The speed of broadband is a common problem for many, including some of our customers; so what can you do about this frustrating problem?
It’s an issue which can really damage your business and lead to significant employee and customer frustration.
Try a different web browser
Not all browsers are equal, using an out of date browser or even some up to date ones can result in poor performance as well as significant security risks. Try one or two of the many alternatives available, you may notice an immediate improvement when browsing websites.
Check your equipment
Are you using an old router or the free one that came with your broadband? It’s possible it needs updating, if it was provided by the company who provided your broadband several years ago give them a call and see if there is a newer model or at the very least a software update.
Alternatively if it’s a cheaper router it might be worth swapping for a better known brand with more features, especially if you’re reliant on Wi-Fi.
Another thing worth checking is the router’s location (ADSL only) in your home/office. The router should be connected to the phone socket closest to where your phone line enters your home, normally the one by your front door. This can make a significant difference to the speed of your connection, especially in older buildings where the internal wiring could be compromised.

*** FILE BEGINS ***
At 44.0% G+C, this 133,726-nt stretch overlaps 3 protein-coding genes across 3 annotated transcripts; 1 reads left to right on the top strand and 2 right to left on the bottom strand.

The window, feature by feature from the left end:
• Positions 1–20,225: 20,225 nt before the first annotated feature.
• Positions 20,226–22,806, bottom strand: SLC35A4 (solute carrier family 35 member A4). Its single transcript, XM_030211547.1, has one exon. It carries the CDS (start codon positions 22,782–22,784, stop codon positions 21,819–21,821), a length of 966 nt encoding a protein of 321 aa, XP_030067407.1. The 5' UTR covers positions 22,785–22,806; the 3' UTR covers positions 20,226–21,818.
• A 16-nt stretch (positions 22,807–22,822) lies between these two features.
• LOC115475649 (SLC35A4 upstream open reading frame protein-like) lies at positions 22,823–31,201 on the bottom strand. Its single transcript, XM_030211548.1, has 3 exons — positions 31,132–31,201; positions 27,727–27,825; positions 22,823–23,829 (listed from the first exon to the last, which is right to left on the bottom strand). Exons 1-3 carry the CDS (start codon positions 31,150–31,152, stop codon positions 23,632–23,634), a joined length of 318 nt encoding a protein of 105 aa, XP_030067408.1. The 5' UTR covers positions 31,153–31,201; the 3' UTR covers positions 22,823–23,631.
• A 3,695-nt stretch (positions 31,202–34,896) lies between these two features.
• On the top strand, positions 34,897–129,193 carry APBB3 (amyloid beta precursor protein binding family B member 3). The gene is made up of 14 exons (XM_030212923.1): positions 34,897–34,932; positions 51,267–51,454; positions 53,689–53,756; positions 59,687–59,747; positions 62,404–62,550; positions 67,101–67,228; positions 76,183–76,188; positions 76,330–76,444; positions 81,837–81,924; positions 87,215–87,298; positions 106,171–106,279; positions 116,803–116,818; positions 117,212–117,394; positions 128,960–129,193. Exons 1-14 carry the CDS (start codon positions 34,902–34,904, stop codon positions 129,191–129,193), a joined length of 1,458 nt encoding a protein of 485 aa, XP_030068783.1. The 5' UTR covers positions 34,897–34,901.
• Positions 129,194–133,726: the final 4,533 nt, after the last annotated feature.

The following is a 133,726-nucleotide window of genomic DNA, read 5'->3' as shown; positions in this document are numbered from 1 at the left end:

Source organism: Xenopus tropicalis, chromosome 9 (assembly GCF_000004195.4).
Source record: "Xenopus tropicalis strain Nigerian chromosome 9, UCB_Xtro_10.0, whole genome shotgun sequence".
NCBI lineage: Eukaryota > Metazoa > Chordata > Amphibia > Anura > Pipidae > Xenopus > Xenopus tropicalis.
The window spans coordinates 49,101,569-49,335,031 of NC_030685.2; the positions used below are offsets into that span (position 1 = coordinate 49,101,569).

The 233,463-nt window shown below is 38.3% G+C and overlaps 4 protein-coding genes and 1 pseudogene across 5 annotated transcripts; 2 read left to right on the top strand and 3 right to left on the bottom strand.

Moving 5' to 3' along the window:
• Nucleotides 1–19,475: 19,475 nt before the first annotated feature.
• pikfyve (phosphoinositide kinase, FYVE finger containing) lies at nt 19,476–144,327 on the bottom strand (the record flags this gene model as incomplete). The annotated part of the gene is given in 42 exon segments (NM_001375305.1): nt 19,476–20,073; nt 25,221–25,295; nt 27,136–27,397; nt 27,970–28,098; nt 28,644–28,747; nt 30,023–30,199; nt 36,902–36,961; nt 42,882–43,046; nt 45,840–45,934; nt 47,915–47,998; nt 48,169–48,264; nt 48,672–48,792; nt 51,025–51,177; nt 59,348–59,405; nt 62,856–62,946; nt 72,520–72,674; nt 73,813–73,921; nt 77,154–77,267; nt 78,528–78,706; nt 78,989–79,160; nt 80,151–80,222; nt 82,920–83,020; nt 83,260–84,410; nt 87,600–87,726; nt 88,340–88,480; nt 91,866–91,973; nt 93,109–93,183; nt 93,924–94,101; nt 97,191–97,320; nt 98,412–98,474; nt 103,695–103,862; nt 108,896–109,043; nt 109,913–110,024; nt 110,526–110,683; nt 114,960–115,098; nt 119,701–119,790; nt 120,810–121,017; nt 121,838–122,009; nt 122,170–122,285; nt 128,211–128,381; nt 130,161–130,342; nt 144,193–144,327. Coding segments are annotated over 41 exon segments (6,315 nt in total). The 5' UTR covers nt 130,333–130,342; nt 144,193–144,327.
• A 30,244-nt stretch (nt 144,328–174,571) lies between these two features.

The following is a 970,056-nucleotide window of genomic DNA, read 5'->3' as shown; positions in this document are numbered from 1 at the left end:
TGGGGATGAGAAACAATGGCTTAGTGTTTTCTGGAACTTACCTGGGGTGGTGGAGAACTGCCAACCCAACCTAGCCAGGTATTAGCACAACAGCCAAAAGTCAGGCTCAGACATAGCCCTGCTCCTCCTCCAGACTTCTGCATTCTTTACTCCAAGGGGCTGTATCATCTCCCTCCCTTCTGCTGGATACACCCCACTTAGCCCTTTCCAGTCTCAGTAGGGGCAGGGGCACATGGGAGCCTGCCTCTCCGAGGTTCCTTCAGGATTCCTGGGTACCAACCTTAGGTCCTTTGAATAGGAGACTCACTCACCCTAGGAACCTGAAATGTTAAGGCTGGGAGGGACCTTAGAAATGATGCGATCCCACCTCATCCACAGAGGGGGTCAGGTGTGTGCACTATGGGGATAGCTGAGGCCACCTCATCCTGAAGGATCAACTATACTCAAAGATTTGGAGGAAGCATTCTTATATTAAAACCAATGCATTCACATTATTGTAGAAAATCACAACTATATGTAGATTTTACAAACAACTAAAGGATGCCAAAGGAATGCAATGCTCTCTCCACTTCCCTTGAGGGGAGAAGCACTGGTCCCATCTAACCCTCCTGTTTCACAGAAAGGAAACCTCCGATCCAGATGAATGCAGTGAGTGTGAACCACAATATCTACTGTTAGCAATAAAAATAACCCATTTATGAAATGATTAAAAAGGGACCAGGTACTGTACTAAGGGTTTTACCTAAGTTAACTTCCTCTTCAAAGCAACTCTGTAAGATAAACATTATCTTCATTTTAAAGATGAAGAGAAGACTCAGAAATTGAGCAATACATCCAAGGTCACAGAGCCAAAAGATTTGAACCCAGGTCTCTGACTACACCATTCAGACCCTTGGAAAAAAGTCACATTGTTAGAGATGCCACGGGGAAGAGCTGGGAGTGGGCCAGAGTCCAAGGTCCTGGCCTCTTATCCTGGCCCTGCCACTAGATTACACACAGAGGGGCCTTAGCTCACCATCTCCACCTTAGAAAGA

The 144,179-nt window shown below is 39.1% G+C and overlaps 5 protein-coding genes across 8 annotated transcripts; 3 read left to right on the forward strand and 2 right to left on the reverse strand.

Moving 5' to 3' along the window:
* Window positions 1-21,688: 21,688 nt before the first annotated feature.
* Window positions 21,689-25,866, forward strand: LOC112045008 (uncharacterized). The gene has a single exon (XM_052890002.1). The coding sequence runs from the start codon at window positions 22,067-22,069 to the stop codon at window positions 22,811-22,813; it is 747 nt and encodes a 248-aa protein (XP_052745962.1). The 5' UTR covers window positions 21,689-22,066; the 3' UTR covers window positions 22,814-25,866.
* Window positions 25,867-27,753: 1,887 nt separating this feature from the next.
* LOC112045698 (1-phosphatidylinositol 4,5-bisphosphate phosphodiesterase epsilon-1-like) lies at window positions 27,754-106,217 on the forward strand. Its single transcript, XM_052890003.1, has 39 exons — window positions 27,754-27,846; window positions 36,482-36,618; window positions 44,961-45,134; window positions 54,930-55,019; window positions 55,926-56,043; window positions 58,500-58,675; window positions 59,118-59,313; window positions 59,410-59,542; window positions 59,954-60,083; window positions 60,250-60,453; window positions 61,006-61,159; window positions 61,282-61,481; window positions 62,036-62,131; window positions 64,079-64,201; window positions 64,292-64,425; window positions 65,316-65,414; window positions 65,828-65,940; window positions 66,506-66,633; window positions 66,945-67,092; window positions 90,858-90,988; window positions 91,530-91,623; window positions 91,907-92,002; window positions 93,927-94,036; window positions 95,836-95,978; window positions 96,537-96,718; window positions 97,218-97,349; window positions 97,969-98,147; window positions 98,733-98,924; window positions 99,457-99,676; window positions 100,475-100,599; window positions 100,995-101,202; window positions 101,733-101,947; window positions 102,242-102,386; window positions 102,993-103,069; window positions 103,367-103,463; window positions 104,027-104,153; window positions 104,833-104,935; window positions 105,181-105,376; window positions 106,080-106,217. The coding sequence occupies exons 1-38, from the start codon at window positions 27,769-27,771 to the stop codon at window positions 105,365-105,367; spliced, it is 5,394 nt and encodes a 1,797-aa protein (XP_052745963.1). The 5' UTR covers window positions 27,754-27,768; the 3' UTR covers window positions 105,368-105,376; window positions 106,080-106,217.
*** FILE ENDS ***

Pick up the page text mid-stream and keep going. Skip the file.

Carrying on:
An ‘iPlate’ (ADSL only) filters the bell wire which was used to make older analogue phones ring but is not needed for modern phones. The bell wire can cause interference and the iPlate can in some cases make a significant difference to your broadband speed at a cost of only a few pounds.
Talk to your provider
Your provider should be able to carry out a line test to determine if there are any faults on the line. They should be able to offer advice on anything else which can be done to improve performance.
If you currently have an ADSL connection (over your phone line) then it might be worth looking into a cable connection (e.g. Virgin) as this could offer vastly better performance if available in your area.
Some broadband providers restrict your usage if you are using your connection heavily, this might be due to the volume of films/music being downloaded over your connection by someone in your household or because you’re using a residential broadband connection for business use. Discuss it with your provider, you may need to pay more for a more appropriate package.
Manage your usage
Many applications launch when you turn on your computer and will be using the Internet without your knowledge, taking up valuable bandwidth. These include things like anti-virus software, Skype, BBC iPlayer, instant messaging applications and backups.
Use Task Manager (or Activity Monitor on a Mac) to see what programs are running in the background and close those that are unnecessary.
For those that you need like anti-virus and backup software, try tweaking the settings so they only update/backup when you’re not using the Internet (e.g. overnight or while you’re on lunch).
If all else fails you can either wait patiently for promised high speed connections we can all expect in the ‘near’ future or move home/office!
Written by: Kerry Hale